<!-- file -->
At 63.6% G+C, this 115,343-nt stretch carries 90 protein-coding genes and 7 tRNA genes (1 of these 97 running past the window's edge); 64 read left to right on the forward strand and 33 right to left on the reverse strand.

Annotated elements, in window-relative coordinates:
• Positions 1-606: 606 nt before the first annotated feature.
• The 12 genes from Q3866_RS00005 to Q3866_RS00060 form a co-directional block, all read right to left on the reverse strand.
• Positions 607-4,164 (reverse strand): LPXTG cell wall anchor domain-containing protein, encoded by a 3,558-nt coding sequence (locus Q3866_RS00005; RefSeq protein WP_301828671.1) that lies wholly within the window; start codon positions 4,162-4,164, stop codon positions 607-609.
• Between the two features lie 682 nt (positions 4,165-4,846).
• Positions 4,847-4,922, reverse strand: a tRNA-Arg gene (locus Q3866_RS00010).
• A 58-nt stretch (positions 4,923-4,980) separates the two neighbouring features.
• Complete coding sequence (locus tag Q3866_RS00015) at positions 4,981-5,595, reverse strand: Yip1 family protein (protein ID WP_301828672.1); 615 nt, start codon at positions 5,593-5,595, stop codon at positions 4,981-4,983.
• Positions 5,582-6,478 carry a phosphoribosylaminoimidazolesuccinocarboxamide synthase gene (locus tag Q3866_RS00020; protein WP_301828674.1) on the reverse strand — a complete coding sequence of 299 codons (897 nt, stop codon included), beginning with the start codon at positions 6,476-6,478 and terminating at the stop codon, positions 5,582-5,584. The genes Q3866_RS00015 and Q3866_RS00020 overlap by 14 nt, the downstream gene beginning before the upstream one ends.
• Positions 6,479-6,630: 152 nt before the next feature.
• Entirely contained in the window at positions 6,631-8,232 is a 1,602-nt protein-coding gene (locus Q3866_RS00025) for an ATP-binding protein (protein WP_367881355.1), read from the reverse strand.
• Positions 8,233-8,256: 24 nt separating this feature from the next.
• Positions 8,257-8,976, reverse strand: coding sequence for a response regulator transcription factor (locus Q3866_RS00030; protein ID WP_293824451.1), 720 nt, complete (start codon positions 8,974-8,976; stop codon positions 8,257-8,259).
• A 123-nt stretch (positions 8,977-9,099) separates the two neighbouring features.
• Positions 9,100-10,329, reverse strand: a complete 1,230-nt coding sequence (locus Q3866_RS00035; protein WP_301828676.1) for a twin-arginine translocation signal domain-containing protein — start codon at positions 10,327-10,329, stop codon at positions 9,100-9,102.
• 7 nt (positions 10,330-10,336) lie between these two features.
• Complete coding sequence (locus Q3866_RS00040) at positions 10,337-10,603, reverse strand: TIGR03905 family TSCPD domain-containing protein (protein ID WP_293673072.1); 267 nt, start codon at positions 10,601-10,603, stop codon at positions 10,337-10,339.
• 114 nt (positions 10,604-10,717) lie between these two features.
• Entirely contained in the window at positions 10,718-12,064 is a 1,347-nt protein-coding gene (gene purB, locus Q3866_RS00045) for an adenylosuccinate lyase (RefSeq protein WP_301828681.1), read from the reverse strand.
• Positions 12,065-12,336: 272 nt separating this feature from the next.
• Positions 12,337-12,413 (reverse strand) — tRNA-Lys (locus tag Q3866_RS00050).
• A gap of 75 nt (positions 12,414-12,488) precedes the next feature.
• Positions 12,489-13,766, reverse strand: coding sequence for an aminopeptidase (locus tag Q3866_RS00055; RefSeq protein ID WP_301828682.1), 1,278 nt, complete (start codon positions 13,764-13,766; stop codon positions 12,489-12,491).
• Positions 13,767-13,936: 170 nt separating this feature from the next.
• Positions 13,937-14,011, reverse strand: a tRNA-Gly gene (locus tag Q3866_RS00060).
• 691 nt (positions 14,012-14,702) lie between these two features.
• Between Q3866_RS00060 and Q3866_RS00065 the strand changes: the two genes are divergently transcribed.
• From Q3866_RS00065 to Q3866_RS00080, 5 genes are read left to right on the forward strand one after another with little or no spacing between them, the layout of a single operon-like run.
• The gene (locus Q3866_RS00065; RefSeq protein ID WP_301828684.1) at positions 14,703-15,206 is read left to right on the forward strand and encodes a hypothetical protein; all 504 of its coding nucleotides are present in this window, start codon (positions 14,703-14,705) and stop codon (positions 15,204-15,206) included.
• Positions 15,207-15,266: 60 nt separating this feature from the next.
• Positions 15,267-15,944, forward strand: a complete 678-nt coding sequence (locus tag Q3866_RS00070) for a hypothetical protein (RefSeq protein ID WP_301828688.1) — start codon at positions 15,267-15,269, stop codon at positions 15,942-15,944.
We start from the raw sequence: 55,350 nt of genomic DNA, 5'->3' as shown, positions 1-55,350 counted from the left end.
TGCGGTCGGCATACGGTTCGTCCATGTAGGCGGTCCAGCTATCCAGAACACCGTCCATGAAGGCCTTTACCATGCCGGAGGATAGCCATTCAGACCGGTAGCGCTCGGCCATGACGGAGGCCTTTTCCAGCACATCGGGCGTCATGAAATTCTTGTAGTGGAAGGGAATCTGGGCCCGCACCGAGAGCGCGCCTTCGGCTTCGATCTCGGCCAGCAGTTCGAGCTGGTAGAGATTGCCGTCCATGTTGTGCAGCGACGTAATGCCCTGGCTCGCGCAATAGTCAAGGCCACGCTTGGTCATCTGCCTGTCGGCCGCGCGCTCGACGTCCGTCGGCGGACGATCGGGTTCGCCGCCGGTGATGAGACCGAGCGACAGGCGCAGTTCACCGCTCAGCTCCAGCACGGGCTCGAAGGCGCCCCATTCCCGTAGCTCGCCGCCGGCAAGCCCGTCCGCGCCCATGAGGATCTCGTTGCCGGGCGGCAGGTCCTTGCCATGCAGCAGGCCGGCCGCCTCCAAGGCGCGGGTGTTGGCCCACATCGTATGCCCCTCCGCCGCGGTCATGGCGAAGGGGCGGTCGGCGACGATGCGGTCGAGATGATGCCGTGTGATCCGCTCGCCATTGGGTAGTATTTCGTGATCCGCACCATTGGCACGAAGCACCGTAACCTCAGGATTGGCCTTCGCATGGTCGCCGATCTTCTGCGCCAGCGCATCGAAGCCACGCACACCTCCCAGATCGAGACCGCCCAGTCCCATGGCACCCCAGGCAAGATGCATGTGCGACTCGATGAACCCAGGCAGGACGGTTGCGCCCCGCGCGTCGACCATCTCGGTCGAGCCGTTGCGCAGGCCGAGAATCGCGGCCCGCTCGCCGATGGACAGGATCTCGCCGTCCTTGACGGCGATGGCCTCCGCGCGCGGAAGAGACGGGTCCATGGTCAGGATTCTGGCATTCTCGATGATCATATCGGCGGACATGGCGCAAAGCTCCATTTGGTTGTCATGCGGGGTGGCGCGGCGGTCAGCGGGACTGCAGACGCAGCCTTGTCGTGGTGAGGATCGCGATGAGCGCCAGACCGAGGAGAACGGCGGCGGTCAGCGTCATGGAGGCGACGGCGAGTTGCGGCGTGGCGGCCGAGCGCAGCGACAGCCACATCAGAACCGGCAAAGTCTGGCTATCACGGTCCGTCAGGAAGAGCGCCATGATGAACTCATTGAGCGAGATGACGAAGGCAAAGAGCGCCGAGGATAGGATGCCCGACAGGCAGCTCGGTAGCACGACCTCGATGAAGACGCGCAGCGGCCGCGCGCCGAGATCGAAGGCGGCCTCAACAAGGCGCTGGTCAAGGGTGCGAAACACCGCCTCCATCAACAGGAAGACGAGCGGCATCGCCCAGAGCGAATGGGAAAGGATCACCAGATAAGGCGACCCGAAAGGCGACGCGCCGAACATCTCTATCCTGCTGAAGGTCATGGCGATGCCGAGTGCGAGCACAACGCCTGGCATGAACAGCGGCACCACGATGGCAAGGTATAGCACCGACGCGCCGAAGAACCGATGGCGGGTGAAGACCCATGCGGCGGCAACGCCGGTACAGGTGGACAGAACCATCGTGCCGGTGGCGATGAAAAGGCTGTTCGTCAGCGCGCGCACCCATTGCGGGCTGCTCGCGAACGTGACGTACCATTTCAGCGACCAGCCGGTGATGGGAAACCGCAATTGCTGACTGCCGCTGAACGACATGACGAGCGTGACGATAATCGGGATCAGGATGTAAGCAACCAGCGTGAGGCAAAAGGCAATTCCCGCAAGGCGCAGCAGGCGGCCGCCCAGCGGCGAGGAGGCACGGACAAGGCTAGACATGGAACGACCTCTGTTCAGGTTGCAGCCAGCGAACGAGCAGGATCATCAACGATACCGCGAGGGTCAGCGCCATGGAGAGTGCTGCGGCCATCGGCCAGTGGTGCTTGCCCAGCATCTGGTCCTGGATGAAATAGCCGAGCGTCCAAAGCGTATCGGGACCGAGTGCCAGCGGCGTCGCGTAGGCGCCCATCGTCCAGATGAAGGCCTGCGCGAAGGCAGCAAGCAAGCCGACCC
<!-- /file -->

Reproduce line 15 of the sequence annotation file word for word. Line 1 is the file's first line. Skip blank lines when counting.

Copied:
• A 123-nt stretch (positions 8,977-9,099) separates the two neighbouring features.